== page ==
7.45: Check satchels. Homework in. And gym kits. Call dog. On with duffle coats. Hats. Scarves. Unlock front door. Grab keys. Open car doors. Satchels and dog in boot. Girls in back. Seat belts on.

 

7.55: Sing songs. Dog slobbers. Scratches leather seats when smells sea. Don’t shout once.

 

8.25: School. Five minutes early. Open car doors. Girls out. Open boot. Dog escapes. Hand over satchels. Gym kits. Round up dog. Put back in car. Kiss heads. Smile. God I’m good.

 

8.35: Beach. Walk dog. Throw sticks for arthritic Doberman and Labrador with skin condition and no manners. Dog snores on way home. Wet sand on back seats. Melvyn Bragg on radio. Uses long words. Show off.

 

10.00: Husband has cleared breakfast table. Plumped cushions. Loaded dishwasher. Pink note with kisses on by sink.

 

10.15: Boot up Mac. Make cappuccino. Start penultimate chapter of magical realism novel. First draft.

 

~

 

7.25: Shit. Sleep through alarm. It’s going to rain. Period’s come early. Headache. Stomachache. Back ache. Want to swear. Shower. Scald self. No clean towel. Don’t sing. Pick up dirty clothes. Put on. Husband plays dead. Call girls. Silence. Trip on stairs. Bash knee. Scream. Hammer on bedroom doors.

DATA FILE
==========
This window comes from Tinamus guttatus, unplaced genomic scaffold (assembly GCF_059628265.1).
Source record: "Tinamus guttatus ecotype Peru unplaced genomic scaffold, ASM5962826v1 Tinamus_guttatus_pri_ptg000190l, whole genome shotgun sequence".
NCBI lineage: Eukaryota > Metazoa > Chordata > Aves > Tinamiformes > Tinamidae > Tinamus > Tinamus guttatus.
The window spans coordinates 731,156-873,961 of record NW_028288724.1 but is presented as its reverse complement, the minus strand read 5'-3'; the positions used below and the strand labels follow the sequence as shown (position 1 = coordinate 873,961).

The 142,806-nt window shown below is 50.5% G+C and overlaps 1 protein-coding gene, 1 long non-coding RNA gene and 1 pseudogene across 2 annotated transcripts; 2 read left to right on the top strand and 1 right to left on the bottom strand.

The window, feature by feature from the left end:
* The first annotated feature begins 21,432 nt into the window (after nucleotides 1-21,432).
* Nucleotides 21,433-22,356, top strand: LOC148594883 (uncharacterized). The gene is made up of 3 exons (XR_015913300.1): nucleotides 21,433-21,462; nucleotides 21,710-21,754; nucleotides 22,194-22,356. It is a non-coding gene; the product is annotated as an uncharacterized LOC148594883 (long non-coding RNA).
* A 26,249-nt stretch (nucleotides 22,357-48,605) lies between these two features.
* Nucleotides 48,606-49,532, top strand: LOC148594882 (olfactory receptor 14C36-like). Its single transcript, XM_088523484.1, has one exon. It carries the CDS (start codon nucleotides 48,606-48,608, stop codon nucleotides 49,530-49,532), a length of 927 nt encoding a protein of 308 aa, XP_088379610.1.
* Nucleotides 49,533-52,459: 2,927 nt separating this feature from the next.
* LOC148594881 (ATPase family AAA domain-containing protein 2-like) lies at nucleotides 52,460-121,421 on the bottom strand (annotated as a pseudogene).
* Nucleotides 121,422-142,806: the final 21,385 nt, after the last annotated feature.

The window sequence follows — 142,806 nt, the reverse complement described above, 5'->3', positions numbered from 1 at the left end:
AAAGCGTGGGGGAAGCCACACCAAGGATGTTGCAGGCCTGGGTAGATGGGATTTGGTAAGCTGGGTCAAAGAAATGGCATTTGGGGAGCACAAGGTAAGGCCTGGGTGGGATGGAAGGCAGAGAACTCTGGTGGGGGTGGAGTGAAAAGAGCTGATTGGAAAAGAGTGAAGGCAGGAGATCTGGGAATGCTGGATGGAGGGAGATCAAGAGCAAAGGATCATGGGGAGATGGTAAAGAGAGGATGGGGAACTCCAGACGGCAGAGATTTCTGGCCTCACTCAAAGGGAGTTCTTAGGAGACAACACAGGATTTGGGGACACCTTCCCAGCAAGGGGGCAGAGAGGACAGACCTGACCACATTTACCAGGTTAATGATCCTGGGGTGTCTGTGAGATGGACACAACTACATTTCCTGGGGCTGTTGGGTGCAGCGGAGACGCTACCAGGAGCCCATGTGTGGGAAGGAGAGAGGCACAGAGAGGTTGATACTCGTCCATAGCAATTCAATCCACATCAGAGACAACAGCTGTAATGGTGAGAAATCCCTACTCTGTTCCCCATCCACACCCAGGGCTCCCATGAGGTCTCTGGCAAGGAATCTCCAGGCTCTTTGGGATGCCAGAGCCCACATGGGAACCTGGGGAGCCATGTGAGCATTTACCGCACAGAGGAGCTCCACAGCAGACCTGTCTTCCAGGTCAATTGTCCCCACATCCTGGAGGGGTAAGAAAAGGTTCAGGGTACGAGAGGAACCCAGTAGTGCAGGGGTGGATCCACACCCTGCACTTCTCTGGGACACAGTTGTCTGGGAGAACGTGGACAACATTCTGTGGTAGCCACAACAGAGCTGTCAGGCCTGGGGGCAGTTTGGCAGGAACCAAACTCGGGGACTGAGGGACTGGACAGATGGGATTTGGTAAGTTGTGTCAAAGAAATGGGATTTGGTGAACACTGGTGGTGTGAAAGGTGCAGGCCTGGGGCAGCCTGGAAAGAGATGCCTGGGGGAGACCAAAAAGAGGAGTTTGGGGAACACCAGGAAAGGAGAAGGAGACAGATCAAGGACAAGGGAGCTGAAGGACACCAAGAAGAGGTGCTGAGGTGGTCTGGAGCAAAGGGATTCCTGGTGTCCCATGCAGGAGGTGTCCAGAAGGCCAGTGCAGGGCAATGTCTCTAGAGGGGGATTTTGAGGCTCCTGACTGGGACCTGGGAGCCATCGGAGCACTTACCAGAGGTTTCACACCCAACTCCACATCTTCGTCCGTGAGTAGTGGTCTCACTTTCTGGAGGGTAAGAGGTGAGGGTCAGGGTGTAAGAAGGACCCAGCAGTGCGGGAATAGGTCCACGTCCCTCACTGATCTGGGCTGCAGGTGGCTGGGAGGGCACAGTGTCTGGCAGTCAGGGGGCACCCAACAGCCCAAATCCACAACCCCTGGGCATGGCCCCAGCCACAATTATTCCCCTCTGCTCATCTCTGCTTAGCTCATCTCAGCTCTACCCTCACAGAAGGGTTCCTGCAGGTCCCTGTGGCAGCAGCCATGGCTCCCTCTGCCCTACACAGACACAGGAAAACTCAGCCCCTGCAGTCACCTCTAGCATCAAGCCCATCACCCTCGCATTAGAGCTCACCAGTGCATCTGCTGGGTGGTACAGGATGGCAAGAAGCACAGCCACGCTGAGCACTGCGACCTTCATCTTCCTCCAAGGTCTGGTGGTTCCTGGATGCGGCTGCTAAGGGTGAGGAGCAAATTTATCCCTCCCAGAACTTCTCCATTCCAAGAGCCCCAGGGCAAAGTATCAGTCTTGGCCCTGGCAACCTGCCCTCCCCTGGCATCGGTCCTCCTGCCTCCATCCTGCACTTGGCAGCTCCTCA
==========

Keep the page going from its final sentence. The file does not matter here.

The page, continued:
7.40: Switch on kettle. Don’t fill. Burning smell. Kettle explodes. Open window. Let out stink. Fill saucepan. Turn on hob. Lay out plates, mugs, knives, butter, peanut butter, salami. Marmite jar empty. Fill teapot. Pour milk in. Slice bread. Load up toaster. Scream again. Girls come down. Bickering. Not dressed. Burn toast. Scrape off charcoal. Cut off crusts. Brush wet hair. Scrape back with rubber band. Number One goes upstairs to dress. Won’t come down. Says is sick. Watching TV. No clean socks in house. Blonde and brown hair tangled. Brush hard. Find nits. Brush harder. Number One yelps. Number Two whines. Don’t do French plaits. Don’t brush teeth. Don’t check satchels. Don’t care. Dog sits by door with legs crossed. Coping just fine.

 

8.15: Unlock front door. Car keys gone. In pocket. Unlock car doors. Satchels in boot. Girls in car. Call dog. Won’t come. Having pee. Steer with one hand. Eat toast with other. Hate peanut butter. Hate salami. Won’t sing.

 

8.50: School. Bell gone. Forgotten gym kits. Dog runs off. Chases football in playground. Punctures it. Small boy throws wobbler. Offer to pay. Hate dogs.

 

9.00: Beach. Deep breath. Dog runs off. Catches baby rabbit. Gulps it down in one. It wriggles as it goes down. Want to be sick. Labrador mounts our dog. Shriek. Throw stones. Separate. Put on lead. Haul back to car. Labrador man jumps up and down. Doberman dances around car.  Gouges paintwork with claws.